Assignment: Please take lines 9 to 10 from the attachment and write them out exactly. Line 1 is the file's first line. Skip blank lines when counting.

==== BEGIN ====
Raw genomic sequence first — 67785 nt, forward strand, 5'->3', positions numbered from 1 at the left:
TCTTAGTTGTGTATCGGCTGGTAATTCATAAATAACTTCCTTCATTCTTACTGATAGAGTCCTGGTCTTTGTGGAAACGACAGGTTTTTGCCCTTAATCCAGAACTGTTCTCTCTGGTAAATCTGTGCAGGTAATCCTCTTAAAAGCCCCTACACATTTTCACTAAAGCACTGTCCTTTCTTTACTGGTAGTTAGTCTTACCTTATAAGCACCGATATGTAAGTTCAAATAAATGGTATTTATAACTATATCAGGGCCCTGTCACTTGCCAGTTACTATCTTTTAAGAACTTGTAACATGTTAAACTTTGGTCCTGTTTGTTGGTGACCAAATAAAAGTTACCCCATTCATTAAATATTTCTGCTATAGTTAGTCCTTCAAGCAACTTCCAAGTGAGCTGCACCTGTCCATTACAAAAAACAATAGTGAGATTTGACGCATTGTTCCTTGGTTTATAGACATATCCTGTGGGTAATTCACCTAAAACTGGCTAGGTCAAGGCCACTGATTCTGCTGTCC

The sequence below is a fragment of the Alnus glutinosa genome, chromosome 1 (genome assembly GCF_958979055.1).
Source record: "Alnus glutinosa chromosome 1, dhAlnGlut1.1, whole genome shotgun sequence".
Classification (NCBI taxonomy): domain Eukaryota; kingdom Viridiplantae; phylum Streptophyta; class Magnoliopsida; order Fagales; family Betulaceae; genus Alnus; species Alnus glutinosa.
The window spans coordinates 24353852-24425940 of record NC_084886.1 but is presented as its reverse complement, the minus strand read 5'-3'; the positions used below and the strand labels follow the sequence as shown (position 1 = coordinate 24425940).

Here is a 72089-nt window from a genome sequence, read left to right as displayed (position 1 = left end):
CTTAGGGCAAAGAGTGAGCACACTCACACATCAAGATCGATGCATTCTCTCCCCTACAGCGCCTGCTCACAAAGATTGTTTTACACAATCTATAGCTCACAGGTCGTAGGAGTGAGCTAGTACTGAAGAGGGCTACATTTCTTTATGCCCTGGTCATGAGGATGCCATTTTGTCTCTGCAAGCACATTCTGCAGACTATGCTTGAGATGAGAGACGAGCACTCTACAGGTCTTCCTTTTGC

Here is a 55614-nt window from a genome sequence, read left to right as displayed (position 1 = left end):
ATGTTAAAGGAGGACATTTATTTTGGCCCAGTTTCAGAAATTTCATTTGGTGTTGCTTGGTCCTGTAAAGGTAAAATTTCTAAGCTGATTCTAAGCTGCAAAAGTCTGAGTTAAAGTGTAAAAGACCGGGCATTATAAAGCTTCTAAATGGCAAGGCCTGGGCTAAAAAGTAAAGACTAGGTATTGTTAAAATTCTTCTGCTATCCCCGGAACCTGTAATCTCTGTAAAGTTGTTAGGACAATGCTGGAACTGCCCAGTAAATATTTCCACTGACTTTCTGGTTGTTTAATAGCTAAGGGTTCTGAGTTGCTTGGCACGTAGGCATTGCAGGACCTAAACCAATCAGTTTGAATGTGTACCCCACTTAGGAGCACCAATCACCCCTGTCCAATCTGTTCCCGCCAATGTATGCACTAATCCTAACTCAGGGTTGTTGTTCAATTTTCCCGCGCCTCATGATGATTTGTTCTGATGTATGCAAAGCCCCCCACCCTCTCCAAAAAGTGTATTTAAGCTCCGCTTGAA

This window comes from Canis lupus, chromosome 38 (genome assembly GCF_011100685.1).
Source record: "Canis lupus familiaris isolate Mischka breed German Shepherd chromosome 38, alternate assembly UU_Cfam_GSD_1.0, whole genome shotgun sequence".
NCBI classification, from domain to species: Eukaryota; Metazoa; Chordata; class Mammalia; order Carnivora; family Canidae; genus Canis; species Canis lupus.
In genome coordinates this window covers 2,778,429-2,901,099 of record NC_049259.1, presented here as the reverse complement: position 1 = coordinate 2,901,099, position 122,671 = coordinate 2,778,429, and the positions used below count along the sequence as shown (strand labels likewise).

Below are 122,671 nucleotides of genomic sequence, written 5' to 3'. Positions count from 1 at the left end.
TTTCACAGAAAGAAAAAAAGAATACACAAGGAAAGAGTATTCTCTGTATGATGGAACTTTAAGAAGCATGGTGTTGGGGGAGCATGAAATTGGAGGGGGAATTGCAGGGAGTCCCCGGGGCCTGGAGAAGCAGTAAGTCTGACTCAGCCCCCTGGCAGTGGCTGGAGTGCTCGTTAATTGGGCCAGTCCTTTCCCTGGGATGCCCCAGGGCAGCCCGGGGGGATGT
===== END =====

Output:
Here is a 55614-nt window from a genome sequence, read left to right as displayed (position 1 = left end):
ATGTTAAAGGAGGACATTTATTTTGGCCCAGTTTCAGAAATTTCATTTGGTGTTGCTTGGTCCTGTAAAGGTAAAATTTCTAAGCTGATTCTAAGCTGCAAAAGTCTGAGTTAAAGTGTAAAAGACCGGGCATTATAAAGCTTCTAAATGGCAAGGCCTGGGCTAAAAAGTAAAGACTAGGTATTGTTAAAATTCTTCTGCTATCCCCGGAACCTGTAATCTCTGTAAAGTTGTTAGGACAATGCTGGAACTGCCCAGTAAATATTTCCACTGACTTTCTGGTTGTTTAATAGCTAAGGGTTCTGAGTTGCTTGGCACGTAGGCATTGCAGGACCTAAACCAATCAGTTTGAATGTGTACCCCACTTAGGAGCACCAATCACCCCTGTCCAATCTGTTCCCGCCAATGTATGCACTAATCCTAACTCAGGGTTGTTGTTCAATTTTCCCGCGCCTCATGATGATTTGTTCTGATGTATGCAAAGCCCCCCACCCTCTCCAAAAAGTGTATTTAAGCTCCGCTTGAA